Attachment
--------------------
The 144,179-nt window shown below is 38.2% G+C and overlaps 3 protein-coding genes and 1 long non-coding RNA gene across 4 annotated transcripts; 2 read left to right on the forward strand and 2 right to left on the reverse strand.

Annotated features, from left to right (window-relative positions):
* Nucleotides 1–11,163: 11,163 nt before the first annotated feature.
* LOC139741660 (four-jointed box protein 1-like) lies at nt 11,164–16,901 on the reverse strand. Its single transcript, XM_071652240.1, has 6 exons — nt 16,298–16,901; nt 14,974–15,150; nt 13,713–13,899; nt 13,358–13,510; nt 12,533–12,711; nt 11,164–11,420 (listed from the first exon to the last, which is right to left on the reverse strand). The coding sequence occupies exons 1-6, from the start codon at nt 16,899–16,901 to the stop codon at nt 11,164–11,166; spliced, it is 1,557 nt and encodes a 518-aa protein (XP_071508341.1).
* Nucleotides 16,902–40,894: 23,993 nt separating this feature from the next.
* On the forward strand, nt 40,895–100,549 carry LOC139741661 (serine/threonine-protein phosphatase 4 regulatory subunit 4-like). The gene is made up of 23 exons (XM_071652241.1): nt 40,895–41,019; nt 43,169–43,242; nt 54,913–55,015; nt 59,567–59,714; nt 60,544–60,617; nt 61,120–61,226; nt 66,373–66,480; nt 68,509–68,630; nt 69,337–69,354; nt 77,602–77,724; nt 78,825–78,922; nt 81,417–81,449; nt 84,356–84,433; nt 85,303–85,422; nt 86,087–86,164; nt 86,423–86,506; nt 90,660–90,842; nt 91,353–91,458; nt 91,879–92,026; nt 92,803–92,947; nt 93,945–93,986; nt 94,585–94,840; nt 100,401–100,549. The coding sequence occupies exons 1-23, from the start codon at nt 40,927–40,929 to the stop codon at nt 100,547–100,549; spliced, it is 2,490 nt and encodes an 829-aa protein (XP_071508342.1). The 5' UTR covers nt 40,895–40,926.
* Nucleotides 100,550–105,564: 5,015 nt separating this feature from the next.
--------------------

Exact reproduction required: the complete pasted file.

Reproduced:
The 144,179-nt window shown below is 38.2% G+C and overlaps 3 protein-coding genes and 1 long non-coding RNA gene across 4 annotated transcripts; 2 read left to right on the forward strand and 2 right to left on the reverse strand.

Annotated features, from left to right (window-relative positions):
* Nucleotides 1–11,163: 11,163 nt before the first annotated feature.
* LOC139741660 (four-jointed box protein 1-like) lies at nt 11,164–16,901 on the reverse strand. Its single transcript, XM_071652240.1, has 6 exons — nt 16,298–16,901; nt 14,974–15,150; nt 13,713–13,899; nt 13,358–13,510; nt 12,533–12,711; nt 11,164–11,420 (listed from the first exon to the last, which is right to left on the reverse strand). The coding sequence occupies exons 1-6, from the start codon at nt 16,899–16,901 to the stop codon at nt 11,164–11,166; spliced, it is 1,557 nt and encodes a 518-aa protein (XP_071508341.1).
* Nucleotides 16,902–40,894: 23,993 nt separating this feature from the next.
* On the forward strand, nt 40,895–100,549 carry LOC139741661 (serine/threonine-protein phosphatase 4 regulatory subunit 4-like). The gene is made up of 23 exons (XM_071652241.1): nt 40,895–41,019; nt 43,169–43,242; nt 54,913–55,015; nt 59,567–59,714; nt 60,544–60,617; nt 61,120–61,226; nt 66,373–66,480; nt 68,509–68,630; nt 69,337–69,354; nt 77,602–77,724; nt 78,825–78,922; nt 81,417–81,449; nt 84,356–84,433; nt 85,303–85,422; nt 86,087–86,164; nt 86,423–86,506; nt 90,660–90,842; nt 91,353–91,458; nt 91,879–92,026; nt 92,803–92,947; nt 93,945–93,986; nt 94,585–94,840; nt 100,401–100,549. The coding sequence occupies exons 1-23, from the start codon at nt 40,927–40,929 to the stop codon at nt 100,547–100,549; spliced, it is 2,490 nt and encodes an 829-aa protein (XP_071508342.1). The 5' UTR covers nt 40,895–40,926.
* Nucleotides 100,550–105,564: 5,015 nt separating this feature from the next.